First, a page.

Contract EVK1-1999-00087 - RECOVER:2010

Part of the 'Sustainable Management and Quality of Water'

Ecosystem Functioning

Directorate General Research

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Southern Alps, Italy

Pretty picture!!In North Italy, high emission of sulphur and nitrogen oxides and of ammonia are reported for the Po Plain, which host large towns like Milan and Turin. Therefore, the Southern slope of Central Alps receive sulphur deposition of between 3 and 16 kg/ha/yr, while ammonium and nitrate deposition are in the range 1.4-12 and 1.6-10 kg/ha/yr, respectively (Mosello & Marchetto, 1995). Ion concentration regularly decrease northwards. Sulphate deposition declined by about 50% from 1984 to 1998, while nitrate increased from 1984 to 1992 followed by a decrease. The general nitrogen deposition is greater than sulphur deposition, this trend is expected to extend to other European areas as a consequence of decreasing sulphur emissions and deposition. Specific to Northern Italy and the southern Alps there are also the high concentrations of ammonium in the precipitation. Ammonium counteracts the acidity of atmospheric deposition, leading to lower values of pH, but it increases the potential acidity, i.e. when ammonium reaches the soil, uptake by vegetation releases a mole of H+ for each mole of ammonium, otherwise the ammonium is oxidised through bacterial processes, with a production of two moles of H+ for every mole of ammonium oxidised (De Vries et al., 1994). Episodic deposition of alkaline Saharan dust is a further important feature of atmospheric deposition in Southern Europe, including Italy and the Alps. (De Angelis & Guidichet 1991; Rodà et al., 1992). Geological features of this area are very heterogeneous, and most of the larger lakes and rivers are not sensitive to acidification as their watershed are composed of, to a smaller or larger extent, of calcareous rocks. On the contrary, a number of high mountain lakes are lying in watershed mainly or exclusively formed on acidic rocks, like granites and gneiss. Low weathering rates, shallow soils and steep slopes contribute to an increased sensitivity of high mountain lakes to atmospheric pollution. In the area selected for this study, which comprises the Ossola and Sesia Valleys, 18%, 39% and 67% of the Alpine lakes show ANC values of below 20, 50 and 200 µeq l-1.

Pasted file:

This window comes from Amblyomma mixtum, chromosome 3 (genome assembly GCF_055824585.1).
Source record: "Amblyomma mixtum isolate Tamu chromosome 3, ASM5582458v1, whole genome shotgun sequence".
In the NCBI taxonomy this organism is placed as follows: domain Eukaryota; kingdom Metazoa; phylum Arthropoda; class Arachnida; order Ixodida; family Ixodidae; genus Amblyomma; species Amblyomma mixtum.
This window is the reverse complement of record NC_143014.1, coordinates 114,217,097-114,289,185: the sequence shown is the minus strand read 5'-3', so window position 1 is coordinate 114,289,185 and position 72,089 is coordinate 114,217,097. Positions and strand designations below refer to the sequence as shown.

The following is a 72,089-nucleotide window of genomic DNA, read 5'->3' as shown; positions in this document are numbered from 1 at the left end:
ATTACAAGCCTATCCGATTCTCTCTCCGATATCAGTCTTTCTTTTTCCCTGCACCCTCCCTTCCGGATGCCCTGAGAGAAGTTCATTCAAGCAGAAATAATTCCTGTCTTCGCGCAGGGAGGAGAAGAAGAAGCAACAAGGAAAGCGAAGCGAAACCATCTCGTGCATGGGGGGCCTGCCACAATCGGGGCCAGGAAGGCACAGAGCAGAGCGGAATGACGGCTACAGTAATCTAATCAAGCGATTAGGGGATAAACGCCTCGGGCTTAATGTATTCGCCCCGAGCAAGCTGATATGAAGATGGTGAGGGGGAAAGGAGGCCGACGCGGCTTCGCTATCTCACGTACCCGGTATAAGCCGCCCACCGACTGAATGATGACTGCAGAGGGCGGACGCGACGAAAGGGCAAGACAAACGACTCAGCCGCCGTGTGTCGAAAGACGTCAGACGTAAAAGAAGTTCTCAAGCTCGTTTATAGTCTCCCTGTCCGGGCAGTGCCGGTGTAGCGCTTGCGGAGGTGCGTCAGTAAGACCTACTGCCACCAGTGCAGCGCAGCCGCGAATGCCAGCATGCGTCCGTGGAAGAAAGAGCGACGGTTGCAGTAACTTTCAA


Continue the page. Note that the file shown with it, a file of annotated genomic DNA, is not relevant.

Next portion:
Map of the Region

Map of the Region

Lake Maggiore watershed is located within the study region

Courtesy of Rosario Mosello, Maria Cristina Brizzio, Michela Rogora, Aldo Marchetto and Gabriele A. Tartari

(C.N.R. Istituto Italiano di Idrobiologia, Largo Tonolli 50, I-28922 Verbania Pallanza (VB))

The Lake Maggiore watershed (below left) extends for 6,599 km2 shared between Italy (50.4%) and Switzerland (49.6%). It contains more than two hundred headwater lakes, located between 1,200 and 2,800 m a.s.l., and more than twenty low altitude lakes, including Lake Lugano, Varese and Mergozzo.

Map of Italy Lake Maggiore watershed

This area receives a high amount (1,100 - 2,700 mm y-1) of orographic precipitation (above right) when moist air masses coming from the sea reaches the Alps. Before reaching the Lake Maggiore watershed, the air masses cross the highly industrialized Po plain.


Since 1981, atmospheric deposition has been sampled weekly in up to six sites using wet-only samplers (below left). Samples were analysed for pH, conductivity, alkalinity (Gran titration), ammonium (indophenol blue) and Ca++, Mg++, Na+, K+, Cl-, NO3- and SO4+ (ion cromatography).

Major ion concentrations in atmospheric deposition Major ion concentrations in atmospheric deposition

Major ion concentrations in atmospheric deposition show a regular gradient from the plain to the Alps (above right). A peculiar characteristics of atmospheric deposition in this area is high ammonium concentration, comparable to that of nitrate. Moving away from the industrial area, the SO4+ and N concentration in atmospheric deposition decreases significantly.


Three subalpine rivers with minimal human disturbance in the watershed were selected (below left). Since 1971 (C) or 1984 (A and B), they has been sampled monthly. Samples were analysed for pH, conductivity, alkalinity (Gran titration), ammonium (indophenol blue) and Ca++, Mg++, Na+, K+, Cl-, NO3- and SO4+ (ion cromatography), reactive P and Si (molibdate) and total N and P (digestion with borate buffer

Seasonal patterns of nitrate Seasonal patterns of nitrate

Following Traaen & Stoddard (1995), seasonal patterns of nitrate show that: rivers A and B in the southern part of the study area (all values in the growing season > 50 &microeq l-1) have reached saturation stage 3, while river C, in the middle part of the study area (with values higher and lower than 50 &microeq l-1), is in saturation stage 2/3 (above right). In any case, the atmospheric load of nitrogen is far in excess of the uptake capability of catchment vegetation.

Results from Italy 

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Reference: Traaen T.S & J.L. Stoddard. 1995. Assessment of nitrogen leaching from watersheds concluded in ICP on waters. NIVA Report, Oslo: 39 pp.